Transparent and inflatable, Eddie Izzard’s sofa is not so much a piece of household furniture as a plaything in a crche. It’s a bouncy sofa. A comedy sofa. One that makes rubbery squeaking noises whenever you move. I’ve been invited to sit on it by the enigmatic blonde who answered the door, explained that ‘Eddie is running late’ and then left. As I’m waiting, I try to work out a technique for rising from the sofa with dignity. There isn’t one – you’re either pitched violently towards the floor or wobbled sideways – so I move to the inflatable armchair opposite. It envelopes me. And with arms forced up and forward looking like a no-necked sleepwalker, I take in the interior with eye movements only. The walls are painted silver. The phone is in the shape of Mae West’s lips. There is a guitar, a packet of Rizla papers and a curtain of beads on strings hanging from the doorway through to the kitchen. All as you’d expect really.
Inky afternoon rain is sluicing down in Soho and Eddie Izzard, the 35-year-old comedian who looks 25 and acts 15, emerges from it bedraggled and drenched. He has a few day’s stubble on his face but no make up. His normally tousled and fluffy Meg Ryan haircut is lying flat and lank against his scalp, roots defiantly exposed. While I’m still struggling to rise, he slips off his leather trenchcoat, gives it a shake and lopes across the room to proffer a hand in greeting.
You have to be careful how you press the flesh with Izzard. He hates – no, hates is too strong a word for this amiable man – he isn’t particularly fond of those crusher handshakes, the ones you’re never expecting and that etiquette dictates you’re not allowed to react to. Izzard thinks that the world’s hand-crushers should be taught a lesson – whenever you encounter one, you should either scream or collapse silently to the floor, getting a friend to point out to the horrified crusher that you suffer from ‘hand-squeezy death’.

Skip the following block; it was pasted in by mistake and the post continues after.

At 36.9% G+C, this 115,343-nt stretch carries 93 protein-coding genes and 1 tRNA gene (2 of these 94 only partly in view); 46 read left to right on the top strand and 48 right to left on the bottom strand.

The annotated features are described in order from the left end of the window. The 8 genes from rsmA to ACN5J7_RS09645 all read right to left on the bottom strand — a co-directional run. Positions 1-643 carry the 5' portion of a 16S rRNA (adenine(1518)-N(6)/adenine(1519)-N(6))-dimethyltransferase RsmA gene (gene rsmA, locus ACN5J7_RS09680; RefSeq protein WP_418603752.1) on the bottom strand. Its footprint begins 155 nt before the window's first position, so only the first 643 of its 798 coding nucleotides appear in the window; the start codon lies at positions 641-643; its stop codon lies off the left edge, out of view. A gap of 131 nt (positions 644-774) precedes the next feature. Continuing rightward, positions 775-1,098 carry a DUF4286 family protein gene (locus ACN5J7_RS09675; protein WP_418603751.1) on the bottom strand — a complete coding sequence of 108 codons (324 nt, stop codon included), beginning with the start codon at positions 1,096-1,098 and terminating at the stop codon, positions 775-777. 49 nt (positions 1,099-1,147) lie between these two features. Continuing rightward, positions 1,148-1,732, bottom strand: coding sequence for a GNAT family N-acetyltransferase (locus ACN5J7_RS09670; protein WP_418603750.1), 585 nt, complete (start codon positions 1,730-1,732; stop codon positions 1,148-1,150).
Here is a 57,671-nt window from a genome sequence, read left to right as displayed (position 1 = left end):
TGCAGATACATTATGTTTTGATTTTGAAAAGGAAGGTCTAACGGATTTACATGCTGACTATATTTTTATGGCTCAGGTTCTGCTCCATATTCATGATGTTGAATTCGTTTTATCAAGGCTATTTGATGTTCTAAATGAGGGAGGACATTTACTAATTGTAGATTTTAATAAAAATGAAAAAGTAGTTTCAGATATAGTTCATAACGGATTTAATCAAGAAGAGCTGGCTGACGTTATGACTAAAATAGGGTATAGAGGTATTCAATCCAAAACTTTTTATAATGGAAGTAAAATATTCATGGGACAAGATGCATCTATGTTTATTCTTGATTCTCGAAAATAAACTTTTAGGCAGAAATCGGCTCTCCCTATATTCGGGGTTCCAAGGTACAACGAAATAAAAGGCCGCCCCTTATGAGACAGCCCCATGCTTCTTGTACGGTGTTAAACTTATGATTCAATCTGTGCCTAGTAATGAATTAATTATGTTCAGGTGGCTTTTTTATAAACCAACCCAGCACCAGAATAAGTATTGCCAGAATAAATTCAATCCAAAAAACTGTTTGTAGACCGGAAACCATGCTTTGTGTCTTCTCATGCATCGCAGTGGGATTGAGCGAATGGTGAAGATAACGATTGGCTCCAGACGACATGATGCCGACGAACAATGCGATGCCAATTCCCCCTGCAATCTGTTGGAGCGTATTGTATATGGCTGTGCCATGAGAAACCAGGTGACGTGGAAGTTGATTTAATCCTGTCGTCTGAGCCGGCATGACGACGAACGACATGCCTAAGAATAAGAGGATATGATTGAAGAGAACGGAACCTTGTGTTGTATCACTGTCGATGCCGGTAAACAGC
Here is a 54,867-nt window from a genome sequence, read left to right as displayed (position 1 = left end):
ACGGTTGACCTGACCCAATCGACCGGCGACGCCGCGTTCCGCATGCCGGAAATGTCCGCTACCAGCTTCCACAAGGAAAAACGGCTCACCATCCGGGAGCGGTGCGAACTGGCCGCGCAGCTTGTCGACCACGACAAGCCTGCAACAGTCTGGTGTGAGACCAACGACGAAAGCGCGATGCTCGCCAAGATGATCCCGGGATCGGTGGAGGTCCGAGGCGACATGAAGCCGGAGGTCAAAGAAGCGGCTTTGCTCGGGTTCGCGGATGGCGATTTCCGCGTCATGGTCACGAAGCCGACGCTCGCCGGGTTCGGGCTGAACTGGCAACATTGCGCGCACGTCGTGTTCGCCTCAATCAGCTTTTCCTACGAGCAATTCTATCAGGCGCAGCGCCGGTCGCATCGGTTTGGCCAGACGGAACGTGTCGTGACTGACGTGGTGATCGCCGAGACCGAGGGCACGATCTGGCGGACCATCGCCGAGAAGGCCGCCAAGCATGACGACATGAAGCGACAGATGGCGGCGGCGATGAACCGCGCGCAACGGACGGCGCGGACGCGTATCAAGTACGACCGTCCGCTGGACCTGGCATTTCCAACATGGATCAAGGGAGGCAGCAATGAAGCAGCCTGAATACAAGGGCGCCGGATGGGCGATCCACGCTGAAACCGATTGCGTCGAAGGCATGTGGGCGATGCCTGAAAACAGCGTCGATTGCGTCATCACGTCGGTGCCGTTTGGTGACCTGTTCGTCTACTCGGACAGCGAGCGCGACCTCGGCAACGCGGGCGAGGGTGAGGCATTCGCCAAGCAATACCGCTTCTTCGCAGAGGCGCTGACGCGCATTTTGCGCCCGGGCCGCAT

Apparently satisfied that my shake is equidistant between firm and limp, Izzard flops on the sofa, dangles his black spiky-heeled boots over the end and talks about the party Tony Blair threw at Number 10 this summer  for his coolest, grooviest supporters. Izzard, the hippest pussy-cat with the shiniest PVC trousers of them all, was there. And to prove it, the next day, the Daily Telegraph ran a picture of him arriving. The deliriously terse caption under it read, TRANSVESTIT: IZZARD. And, human nature being what it is, one can only assume that this haiku-like summary of a complicated life will appear on his gravestone as well.
That there is more to Izzard than his transvestism – and his gift for reducing his clucking audiences to jelly – is the point he’s trying to make by taking on more serious roles (having already played three on stage, Edward II among them). Then, again, even as he tells you this, you can’t help but smiles. ‘Yeah. Well,’ he says, languorously contorting his vowels, ‘I can do both comedy and serious. I’ve got spare energy. It’s some sort of “I’ll show you” thing. Not wanting to be pigeonholed. Because then you become a pigeon. And even pigeons don’t want to be all put in the same hole. They want to be, er, um …’ He pursues this feathery theme for perhaps 20 seconds, grinds to one of his familiar ‘mumble, rumble, scrumble’ halts and then grins impishly.
‘Hey!’, he blurts, as if just struck by an Archimedean revelation. ‘Don’t you think these sofas are great? You can just sort of slide off them.’ He just sort of slides off the sofa, springs back up on his stacked heels, sits and just sort of slides of it again.
Watching his performance – the uninhabited, hyperactive child at play – reassures you that, for all his aspirations as a serious actor, Izzard means it when he says he will never be able to give up live comedy. He clearly derives far too much pleasure from making himself laugh. And for us as well as him the real appeal of his comedy lies not in the subtlety and sophistication of his allusions but in its exuberant, sniggering puerility, his cheerful cartoon land of talking animals and pre-teenage innocence, his ability to talk to the child in us all when he says that people who consume too much calcium should tell their doctors they feel ‘all cheesy-bony’.